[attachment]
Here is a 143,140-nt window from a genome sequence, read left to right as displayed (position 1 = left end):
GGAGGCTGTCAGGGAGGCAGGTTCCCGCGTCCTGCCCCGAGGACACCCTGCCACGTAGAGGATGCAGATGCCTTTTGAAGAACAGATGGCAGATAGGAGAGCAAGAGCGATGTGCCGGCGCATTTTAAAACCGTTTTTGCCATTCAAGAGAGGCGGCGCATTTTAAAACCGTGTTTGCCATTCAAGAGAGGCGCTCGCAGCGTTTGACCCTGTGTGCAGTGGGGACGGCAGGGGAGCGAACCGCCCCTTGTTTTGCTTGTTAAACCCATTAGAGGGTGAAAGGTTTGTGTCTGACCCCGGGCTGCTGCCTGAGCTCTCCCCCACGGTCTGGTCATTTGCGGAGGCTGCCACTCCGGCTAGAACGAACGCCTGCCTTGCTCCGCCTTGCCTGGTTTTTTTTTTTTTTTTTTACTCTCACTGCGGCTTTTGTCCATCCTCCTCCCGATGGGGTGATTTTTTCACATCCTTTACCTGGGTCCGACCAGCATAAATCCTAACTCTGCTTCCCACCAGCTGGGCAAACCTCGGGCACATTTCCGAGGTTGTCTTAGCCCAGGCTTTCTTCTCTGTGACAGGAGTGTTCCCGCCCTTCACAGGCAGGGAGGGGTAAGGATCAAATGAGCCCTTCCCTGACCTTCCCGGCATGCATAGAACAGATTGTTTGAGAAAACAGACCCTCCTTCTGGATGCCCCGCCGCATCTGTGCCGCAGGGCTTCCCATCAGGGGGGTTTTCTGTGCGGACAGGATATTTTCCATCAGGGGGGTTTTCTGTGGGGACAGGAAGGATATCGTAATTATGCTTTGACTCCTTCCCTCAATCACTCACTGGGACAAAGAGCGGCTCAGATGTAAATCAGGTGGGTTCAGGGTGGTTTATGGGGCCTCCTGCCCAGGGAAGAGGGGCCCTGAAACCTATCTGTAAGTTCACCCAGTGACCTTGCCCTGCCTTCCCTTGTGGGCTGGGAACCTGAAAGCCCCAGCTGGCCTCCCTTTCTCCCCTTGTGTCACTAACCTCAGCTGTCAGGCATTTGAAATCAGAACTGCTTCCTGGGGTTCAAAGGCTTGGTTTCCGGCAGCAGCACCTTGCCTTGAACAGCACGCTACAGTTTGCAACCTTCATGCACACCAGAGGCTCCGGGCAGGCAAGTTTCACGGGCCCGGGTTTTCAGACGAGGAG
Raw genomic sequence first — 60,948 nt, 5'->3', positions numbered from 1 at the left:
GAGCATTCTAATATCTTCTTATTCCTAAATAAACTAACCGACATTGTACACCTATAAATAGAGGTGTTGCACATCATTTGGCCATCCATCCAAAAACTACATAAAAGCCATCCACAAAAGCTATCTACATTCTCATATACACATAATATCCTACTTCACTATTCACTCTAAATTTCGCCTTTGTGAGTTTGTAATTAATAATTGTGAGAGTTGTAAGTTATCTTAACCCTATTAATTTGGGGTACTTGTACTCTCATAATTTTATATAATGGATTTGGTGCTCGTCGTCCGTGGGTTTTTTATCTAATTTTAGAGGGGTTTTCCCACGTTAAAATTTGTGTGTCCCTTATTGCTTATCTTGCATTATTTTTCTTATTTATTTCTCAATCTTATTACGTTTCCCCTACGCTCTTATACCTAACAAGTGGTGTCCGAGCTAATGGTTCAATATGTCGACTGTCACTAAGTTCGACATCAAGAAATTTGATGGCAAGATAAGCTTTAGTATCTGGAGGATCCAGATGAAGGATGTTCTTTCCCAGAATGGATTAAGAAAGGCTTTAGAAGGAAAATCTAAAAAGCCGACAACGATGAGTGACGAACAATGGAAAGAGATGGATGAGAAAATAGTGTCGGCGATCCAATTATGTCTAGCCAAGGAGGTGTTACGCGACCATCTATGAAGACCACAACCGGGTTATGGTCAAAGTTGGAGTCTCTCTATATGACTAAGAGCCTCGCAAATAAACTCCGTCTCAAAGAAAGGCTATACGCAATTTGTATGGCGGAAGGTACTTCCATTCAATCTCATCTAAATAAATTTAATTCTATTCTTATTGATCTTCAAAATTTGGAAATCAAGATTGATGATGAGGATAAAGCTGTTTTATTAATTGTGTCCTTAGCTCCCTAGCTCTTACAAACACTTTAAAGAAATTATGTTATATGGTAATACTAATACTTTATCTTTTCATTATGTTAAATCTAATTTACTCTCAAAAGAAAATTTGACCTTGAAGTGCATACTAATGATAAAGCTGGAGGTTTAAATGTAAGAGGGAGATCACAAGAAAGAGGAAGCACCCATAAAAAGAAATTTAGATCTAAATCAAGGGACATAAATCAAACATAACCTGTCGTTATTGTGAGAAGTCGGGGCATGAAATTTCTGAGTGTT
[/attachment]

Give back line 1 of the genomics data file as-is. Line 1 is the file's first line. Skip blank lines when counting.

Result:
Here is a 143,140-nt window from a genome sequence, read left to right as displayed (position 1 = left end):